In recent times, a number of court cases have not being adjudicated in favor of police. While some cases are clearly in favor of the plaintiff and for just cause, I know of others in which the facts would not seem to justify an award against law enforcement, and yet this is precisely what occurred.
A number of factors have seemingly led to this trend. I have written in a somewhat peripheral manner on the following subjects, but perhaps it is time to consolidate them into a more cohesive form.
Jury perception is very much colored by news events and high-profile shootings that are negative in nature. During the course of a week or even a month, news cycles repetitively play videos of unjustifiable shootings (and some are blatantly unjustifiable).
If multiple events of a similar nature occur with one following another, the perception over a period of time is that police are somewhat “out of control.”
Skilled attorneys may be allowed to enter such videos into evidence even though the videos have no rational or reasonable connection to the shooting being adjudicated at the time. Such videos may color a jury’s perception of the event they are adjudicating.
Jurors may not view the world through the lens of a law enforcement officer.
They are not subjected to the negative interactions with others that law enforcement officers may face on a daily basis. While an officer might conduct multiple stops of gang members in a single watch, a juror’s only exposure might be to Hollywood movies.
Many jurors have never been involved in a violent altercation or had their life threatened by another human being. Such encounters are entirely foreign to them.
Any negative interactions or conflicts with others may have been resolved through dialogue and nothing more. This is precisely why jurors might rationally query why the officer didn’t simply “shoot the knife or gun out of his hand” or “wound him in the leg or just knock him out or use that pepper sprayee (sic) stuff?” Jurors must be led step by step through the realities of real-world life-and-death encounters.
The transition from the streets to the courts might very well go along the following lines: When citizens need an officer, they want the officer who drinks the beer, burns down the house, and takes the dog.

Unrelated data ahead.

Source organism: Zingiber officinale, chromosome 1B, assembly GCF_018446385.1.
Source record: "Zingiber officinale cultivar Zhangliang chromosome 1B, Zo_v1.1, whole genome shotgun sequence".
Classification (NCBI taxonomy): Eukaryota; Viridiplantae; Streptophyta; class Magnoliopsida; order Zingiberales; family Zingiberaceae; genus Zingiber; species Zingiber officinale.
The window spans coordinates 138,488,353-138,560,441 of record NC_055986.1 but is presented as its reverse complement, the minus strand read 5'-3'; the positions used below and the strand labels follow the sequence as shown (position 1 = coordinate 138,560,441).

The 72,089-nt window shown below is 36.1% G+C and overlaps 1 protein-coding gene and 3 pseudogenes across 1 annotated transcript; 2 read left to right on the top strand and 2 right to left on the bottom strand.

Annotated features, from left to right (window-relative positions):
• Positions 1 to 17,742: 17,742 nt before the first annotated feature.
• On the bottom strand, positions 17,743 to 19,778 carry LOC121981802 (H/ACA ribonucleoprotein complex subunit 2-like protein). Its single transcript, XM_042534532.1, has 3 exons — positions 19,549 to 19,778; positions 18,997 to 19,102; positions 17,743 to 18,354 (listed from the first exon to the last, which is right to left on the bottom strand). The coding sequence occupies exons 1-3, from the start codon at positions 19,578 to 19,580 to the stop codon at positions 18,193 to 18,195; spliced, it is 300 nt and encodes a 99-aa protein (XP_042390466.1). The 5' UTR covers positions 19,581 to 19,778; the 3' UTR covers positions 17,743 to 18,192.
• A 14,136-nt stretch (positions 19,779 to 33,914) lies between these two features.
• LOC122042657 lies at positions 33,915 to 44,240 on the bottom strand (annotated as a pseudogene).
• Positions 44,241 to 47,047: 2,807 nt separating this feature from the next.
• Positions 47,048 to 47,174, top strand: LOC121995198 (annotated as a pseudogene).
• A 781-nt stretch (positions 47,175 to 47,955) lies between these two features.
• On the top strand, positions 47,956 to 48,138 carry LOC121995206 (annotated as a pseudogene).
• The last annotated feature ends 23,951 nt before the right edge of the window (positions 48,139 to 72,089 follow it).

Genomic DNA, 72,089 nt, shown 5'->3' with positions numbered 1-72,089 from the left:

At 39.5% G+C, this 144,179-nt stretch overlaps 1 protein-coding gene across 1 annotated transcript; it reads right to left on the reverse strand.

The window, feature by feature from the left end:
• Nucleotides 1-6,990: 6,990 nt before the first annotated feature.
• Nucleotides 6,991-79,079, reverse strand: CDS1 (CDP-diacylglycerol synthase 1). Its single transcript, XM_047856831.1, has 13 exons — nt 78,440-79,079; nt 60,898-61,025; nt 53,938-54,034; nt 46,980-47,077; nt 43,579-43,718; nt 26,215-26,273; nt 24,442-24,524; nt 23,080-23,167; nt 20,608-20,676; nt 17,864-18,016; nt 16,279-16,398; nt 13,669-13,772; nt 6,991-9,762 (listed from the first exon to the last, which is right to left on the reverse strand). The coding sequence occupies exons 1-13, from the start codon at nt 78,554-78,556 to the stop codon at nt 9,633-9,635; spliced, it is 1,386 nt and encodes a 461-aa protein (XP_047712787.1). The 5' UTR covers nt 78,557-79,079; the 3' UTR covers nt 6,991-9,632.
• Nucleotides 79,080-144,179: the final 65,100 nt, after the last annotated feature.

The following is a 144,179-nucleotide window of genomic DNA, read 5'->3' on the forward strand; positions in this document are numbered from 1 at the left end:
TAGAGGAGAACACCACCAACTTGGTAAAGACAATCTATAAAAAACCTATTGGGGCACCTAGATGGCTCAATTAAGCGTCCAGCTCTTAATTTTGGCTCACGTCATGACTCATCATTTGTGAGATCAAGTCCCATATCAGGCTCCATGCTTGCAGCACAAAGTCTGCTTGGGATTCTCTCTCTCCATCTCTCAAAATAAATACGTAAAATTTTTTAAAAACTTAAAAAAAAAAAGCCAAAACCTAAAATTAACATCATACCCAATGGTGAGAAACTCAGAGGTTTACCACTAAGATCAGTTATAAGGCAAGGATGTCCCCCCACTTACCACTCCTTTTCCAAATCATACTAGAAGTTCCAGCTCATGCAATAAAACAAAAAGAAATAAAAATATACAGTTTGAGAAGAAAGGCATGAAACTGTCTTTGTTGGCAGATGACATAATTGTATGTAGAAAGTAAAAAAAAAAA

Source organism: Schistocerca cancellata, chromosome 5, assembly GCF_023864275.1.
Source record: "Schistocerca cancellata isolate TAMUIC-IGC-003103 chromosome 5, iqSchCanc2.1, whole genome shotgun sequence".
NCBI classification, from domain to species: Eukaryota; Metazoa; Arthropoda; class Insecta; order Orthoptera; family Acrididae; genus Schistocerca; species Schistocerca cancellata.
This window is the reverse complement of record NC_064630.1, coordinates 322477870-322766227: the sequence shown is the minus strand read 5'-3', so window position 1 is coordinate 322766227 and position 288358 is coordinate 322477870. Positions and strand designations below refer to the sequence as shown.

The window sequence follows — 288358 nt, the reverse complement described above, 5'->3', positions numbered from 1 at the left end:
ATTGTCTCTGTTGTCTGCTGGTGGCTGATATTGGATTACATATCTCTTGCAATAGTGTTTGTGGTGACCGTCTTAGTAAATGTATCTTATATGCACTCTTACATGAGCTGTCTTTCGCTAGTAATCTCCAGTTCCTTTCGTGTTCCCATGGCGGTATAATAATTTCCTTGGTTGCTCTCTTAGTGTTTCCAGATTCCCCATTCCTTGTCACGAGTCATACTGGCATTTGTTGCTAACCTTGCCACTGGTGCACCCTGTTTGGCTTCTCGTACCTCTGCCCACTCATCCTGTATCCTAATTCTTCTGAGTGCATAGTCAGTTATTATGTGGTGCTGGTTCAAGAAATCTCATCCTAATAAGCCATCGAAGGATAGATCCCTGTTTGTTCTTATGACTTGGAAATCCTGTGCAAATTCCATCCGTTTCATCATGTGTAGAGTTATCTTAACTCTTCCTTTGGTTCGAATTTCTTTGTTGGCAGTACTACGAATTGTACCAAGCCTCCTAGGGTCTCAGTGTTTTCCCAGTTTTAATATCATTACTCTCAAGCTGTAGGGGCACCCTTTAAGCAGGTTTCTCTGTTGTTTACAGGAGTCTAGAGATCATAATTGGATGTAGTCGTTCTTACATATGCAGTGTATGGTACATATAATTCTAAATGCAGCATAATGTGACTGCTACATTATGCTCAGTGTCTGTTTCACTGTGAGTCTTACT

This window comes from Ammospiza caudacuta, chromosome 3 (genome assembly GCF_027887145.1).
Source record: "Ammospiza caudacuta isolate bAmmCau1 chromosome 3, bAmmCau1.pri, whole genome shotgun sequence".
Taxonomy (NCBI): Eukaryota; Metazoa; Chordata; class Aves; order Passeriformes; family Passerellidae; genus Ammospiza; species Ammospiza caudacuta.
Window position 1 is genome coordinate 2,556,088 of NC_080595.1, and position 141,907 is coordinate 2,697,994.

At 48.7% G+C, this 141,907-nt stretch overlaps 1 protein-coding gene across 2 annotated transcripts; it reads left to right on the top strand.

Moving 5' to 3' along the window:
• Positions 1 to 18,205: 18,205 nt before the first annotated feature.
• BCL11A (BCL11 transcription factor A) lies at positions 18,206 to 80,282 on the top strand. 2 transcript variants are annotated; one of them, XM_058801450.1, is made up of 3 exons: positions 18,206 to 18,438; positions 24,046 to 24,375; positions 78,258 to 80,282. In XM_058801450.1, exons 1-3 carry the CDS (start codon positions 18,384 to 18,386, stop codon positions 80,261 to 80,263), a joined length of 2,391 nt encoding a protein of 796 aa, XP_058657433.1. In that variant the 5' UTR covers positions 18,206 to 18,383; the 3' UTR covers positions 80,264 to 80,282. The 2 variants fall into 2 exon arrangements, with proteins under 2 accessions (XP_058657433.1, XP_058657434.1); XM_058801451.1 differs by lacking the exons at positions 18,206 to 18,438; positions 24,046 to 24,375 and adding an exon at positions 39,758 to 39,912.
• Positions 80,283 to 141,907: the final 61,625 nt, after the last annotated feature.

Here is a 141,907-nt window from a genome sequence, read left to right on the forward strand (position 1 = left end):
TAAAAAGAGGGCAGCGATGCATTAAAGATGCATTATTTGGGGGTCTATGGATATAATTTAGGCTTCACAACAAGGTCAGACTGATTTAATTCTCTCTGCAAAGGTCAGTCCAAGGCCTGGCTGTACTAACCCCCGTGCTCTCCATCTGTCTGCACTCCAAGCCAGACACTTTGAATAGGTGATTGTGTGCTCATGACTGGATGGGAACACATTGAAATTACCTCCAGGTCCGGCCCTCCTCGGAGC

When on the stand, they want the officer who brings the beer, builds the house, and plays with the dog.
Barbara Walters once asked Clint Eastwood why his character Inspector Harry Callahan was so violent. His response was along the lines of, “If you were in trouble, serious trouble, would you want Inspector Callahan coming through the door or someone else?”
This is a dilemma law enforcement faces. Citizens want officers to subdue the bad guy—but don’t want to see or know how they do it!
My personal experience when testifying in court over the past 27 years has been that, by and large, jurors want to empathize with an officer’s decisions and actions in the field. What they do not want to observe is the ramrod straight, militaristic, and unbending officer similar to the one who issued them or their daughter a ticket last year.
What they want is the officer who employs fair judgment and is “likeable.”
They want to observe an individual whom they would approve of courting their daughter. Female officers seemingly do not have to overcome this perceptional stigma as much as male officers.
Post-shooting comportment and statements can come back to derail entire cases. Laughter and high-fives on camera are a virtual death sentence to an otherwise justifiable use of force. It is very difficult, if not impossible, to rehabilitate such irresponsible actions in front of the courts.
Statements that seem callous and indifferent toward the injury or loss of life of another are neither quaint nor humorous. Professionalism and responsible comportment should be the keywords for after-action events.
Buzzwords and vernacular that are endemic to law enforcement circles do not play well within the judicial system. “Double tap” and “head shot” are phrases that come to mind. An officer “discharges his weapon” in the line of duty for objectively justifiable reasons, and that is where it should be left.
Social media is all the rage these days. When you share something electronically, it is there for all the world to see. And it is discoverable. One should be circumspect in what one says, videos, or shares relative to any use of force.
I am in no way advocating covering up actions taken. Rather, it is not muddying the waters when there is no rational cause to do so in the first place.
Life-altering events have a way of resulting in statements and actions that might not otherwise have been stated or taken. Post use-of-force actions and debriefings need to be calmly and rationally accounted for in a professional manner. Listen carefully to what I’m telling you here.
Demands for accountability are well in place in today’s courts. Over 100 years ago, an arrest report might have read, “Observed burglar … chased and shot same.” (I actually saw a report similar to this posted from the early 1900s in LAPD’s Central Division.) That is not the case today.
One’s comprehension of the law and policies, in conjunction with a professional accounting and behavior in post use-of-force actions, must be firmly in place.
One may very well win the battle and yet lose the war!
Scott Reitz is a 30-year veteran of the Los Angeles Police Department and director of the highly acclaimed International Tactical Training Seminars. Course information and schedules are available at their website at www.internationaltactical.com. Scott also co-hosts the Oxygen channel true-crime series It Takes a Killer.